We go straight on and just after the little bridge over the River Anoia, we reach a roundabout. We cross straight over and continue along the same Av de Àngel Guimerà, until we come across a petrol station on our right. We turn right on the la rue de Prat de la Riba, which curves to the left. (Note: the pilgrims’ shelter can be found by turning left about 200 m. The small hostal of pilgrims is inside an old factory on this same street). We go straight over the road junction and find ourselves in La Rue de Sant Ignasi. We go straight on, noting the name change to Rue de Sant Doménech. We arrive at the Plaza de la Creu. The Calle de l’Argent leads off from here, which takes us to the church of Santa Maria.
Auto Taxi Sala 24h . Tel: 608 608 130Taxi Agramunt . Tel: 973 923 327
Ayuntamiento . Tel: 938 031 950.
Hotel América*** . Av. Mestre Montaner, 44-45. Tel: 938 031 000.
Pensión Canaletas . Av. Mestre Montaner, 60. Tel: 938 032 750
Pilgrim’s Hostel . Prat de la Riva Street, 47. Tel: 938 045 515 (12 beds). Reception and keys: Gaudí Avenue, 26 (8 to 22h).
Taxi Enric Subirana . 630 538 033
Taxi Marcial . 938 045 503
Taxiradio Igualada . Tel: 938 070 308
Taxis Igualada . 609 478 219
Pilgrim’s Hostel . Meals available. Plaza de la Fuente, 3, tel. 93 809 41 01
Hostel Bayona . special rates for pilgrims, on request). Tel: 938 092 011. Some restaurants also offer accommodation.
A very long stage, once again with accommodation difficulties along the route.
VERGÓS: We can imagine that, like many other pilgrims, Ignatius visited the small church of San Salvador s.XII, which was on the Camino Real. There is a bar in the town.
SANT PERE DELS ARQUELLS: A very unusual picture: planes “parked” in a field at the village entrance. Also the detail that each house has its name labelled on tiles and drawn on them the office which each house was dedicated. No offer services for pilgrims.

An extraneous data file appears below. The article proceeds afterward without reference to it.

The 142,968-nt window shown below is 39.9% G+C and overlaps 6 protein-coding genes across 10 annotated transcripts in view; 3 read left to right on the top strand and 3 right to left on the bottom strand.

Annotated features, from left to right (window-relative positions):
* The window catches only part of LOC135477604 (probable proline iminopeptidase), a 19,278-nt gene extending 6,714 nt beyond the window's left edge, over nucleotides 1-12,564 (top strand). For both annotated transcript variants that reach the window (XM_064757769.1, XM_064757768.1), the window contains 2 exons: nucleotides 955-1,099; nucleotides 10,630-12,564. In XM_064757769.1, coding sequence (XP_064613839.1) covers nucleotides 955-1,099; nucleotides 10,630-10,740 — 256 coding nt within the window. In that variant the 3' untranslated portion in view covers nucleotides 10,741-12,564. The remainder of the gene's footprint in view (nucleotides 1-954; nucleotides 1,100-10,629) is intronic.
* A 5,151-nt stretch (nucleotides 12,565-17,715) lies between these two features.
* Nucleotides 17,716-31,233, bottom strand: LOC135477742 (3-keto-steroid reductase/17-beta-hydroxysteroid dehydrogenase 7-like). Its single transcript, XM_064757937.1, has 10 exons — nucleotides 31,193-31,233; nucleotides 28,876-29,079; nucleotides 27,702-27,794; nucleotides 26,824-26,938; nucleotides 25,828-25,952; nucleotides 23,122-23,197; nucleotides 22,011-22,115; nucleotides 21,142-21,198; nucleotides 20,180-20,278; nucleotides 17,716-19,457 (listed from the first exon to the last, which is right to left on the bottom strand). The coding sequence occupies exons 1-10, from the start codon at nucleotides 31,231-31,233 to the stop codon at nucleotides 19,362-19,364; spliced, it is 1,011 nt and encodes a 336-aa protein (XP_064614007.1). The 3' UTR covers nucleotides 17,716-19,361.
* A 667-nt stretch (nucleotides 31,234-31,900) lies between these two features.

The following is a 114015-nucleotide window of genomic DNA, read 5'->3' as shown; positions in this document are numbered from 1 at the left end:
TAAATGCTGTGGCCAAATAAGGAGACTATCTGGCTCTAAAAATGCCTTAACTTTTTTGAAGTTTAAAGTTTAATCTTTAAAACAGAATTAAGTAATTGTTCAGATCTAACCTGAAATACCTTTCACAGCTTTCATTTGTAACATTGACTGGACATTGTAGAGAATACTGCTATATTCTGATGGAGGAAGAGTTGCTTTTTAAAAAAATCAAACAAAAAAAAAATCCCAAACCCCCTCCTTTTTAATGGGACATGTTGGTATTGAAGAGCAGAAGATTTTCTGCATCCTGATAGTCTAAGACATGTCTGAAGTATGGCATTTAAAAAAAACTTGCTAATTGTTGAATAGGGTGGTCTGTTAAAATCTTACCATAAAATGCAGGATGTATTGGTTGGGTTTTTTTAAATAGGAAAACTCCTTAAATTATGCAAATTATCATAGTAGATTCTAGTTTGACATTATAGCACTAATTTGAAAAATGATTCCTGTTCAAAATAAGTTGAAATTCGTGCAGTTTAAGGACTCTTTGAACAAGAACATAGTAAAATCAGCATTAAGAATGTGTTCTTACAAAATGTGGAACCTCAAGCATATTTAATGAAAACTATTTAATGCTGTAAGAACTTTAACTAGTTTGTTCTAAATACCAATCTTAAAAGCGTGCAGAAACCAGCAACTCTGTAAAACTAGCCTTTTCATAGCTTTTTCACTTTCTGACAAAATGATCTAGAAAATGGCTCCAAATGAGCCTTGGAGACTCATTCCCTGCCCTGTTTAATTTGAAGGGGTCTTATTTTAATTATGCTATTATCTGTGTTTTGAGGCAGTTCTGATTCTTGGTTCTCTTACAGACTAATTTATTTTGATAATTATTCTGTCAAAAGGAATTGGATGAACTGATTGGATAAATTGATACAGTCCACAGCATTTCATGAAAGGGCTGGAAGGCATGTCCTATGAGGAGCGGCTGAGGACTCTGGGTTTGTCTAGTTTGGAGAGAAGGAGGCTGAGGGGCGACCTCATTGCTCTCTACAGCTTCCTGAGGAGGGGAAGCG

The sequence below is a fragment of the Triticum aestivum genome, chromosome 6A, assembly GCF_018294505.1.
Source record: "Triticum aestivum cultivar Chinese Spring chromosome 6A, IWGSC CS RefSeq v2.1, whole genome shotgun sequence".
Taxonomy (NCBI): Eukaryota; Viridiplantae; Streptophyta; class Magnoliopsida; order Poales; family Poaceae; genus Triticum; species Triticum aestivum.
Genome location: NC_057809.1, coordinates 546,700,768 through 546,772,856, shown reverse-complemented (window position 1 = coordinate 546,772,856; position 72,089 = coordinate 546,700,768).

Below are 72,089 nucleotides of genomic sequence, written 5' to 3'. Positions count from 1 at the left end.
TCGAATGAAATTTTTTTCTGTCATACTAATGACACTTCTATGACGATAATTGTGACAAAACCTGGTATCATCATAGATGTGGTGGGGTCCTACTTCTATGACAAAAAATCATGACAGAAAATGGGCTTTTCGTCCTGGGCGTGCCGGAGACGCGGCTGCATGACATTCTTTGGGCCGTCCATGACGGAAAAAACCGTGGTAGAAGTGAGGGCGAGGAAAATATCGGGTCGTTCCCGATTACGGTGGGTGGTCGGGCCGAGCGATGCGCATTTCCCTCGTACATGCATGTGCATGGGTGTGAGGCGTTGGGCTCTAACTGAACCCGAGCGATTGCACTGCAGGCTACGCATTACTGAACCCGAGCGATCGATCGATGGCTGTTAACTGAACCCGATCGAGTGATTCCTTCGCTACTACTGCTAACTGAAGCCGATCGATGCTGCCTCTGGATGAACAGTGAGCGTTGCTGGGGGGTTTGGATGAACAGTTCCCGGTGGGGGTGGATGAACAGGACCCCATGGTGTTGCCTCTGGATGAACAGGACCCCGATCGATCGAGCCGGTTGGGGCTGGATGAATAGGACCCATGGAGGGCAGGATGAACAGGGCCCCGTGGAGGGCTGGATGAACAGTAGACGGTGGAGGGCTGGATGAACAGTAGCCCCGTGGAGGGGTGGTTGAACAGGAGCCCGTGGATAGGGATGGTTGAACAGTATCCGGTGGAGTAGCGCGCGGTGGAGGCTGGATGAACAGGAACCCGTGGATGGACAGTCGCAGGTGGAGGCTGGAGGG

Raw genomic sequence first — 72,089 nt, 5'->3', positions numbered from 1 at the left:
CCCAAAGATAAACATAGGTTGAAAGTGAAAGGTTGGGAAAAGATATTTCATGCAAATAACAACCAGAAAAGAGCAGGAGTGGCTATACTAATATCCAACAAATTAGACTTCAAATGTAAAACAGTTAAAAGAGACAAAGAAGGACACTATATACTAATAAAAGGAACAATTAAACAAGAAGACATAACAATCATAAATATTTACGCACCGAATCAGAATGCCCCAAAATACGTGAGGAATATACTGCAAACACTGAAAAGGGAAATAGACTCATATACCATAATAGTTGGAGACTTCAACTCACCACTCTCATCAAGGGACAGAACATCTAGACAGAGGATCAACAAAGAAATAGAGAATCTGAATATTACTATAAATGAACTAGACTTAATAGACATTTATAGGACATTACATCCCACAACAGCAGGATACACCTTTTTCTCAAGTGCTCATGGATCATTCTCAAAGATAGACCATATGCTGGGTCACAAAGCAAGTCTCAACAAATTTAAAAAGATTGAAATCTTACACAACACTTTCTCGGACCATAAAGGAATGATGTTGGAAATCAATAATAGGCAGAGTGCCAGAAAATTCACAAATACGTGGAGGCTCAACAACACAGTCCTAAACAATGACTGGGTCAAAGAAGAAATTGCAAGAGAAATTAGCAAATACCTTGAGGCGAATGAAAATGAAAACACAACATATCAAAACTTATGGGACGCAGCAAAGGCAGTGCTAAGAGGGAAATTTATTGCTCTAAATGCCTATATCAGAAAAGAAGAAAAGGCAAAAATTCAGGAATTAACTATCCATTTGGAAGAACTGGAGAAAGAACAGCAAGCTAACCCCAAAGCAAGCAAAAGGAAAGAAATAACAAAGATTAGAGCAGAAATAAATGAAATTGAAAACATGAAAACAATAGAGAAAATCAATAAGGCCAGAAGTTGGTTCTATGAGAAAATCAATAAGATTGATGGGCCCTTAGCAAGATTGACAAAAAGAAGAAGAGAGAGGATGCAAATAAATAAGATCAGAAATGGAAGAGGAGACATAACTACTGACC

SANT ANTOLÍ I VILANOVA: It has a restaurant, supermarket and pharmacy.
PALLEROLS: Here, pilgrims to Santiago can find a beautiful church dedicated to Saint James dating from the XII century, the “jacobeas shells” are observed at different points. A testimony to the Jacobean tradition of the Camino Real. There are no facilities for pilgrims.
LA PANADELLA: A well-known service area of the old national road. It has a restaurant and a supermarket.
SANTA MARIA DEL CAMÍ: Here you will discover a XII century Romanesque church that probably once served as a refuge for pilgrims and travellers. There are no facilities for modern-day pilgrims.
JORBA: The castle (demolished but visible from above) dates from the tenth century. It has a restaurant and a supermarket.
SANT GENÍS: No services.
IGUALADA: A major city in the area, in which it is believed that Ignacio bought the “sturdy cloth robes” that he intended to wear. Here Ignacio had already decided on the prayer vigil that he would make in Montserrat. The church of Santa Maria dates from XI century but it was last renovated in XVII century. The city has restaurants, supermarkets, pharmacies, health centres, banks, a bike shop and a Tourist Information Office (Tel: 938 051 585).
Note: We maintain the same positive spirit as we continue in our “fourth week,” since we feel more and more united with Jesus Christ in His mission. Indeed nothing can hinder our progress towards freedom and eternal happiness in the love of God. Remember the “introductory prayer” and the final colloquy – at the end of the prayer as well as during the day. Rejoice in Christ’s Resurrection! Songs, light, flowers, water, and friends are welcome!
Grace: I beg God to rejoice deeply with the Risen Christ since I have been sent into the world to serve His mission. I pray to recognize His transfigured presence in my life, accompanying Him on his mission to reconcile and give life to all people.
Reflections: Jesus needs our hands to welcome those men and women who need care, reconciliation, Love and Life. Jesus needs our wills, our desires to move forward and build, to continue creating the Kingdom among us. The Risen Jesus calls us to follow Him and to participate with Him in the [gospel] transformation that has already begun in the World. In the gospels, Jesus explicitly calls several people by name. As we contemplate the mysteries proposed today, we hear our own name and discover that our hearts are also stirred. How do I feel as I am called by name today, just as Zacchaeus was? How do I feel invited to climb the mountain of Tabor with Jesus? What does it mean for me to feel close to Jesus?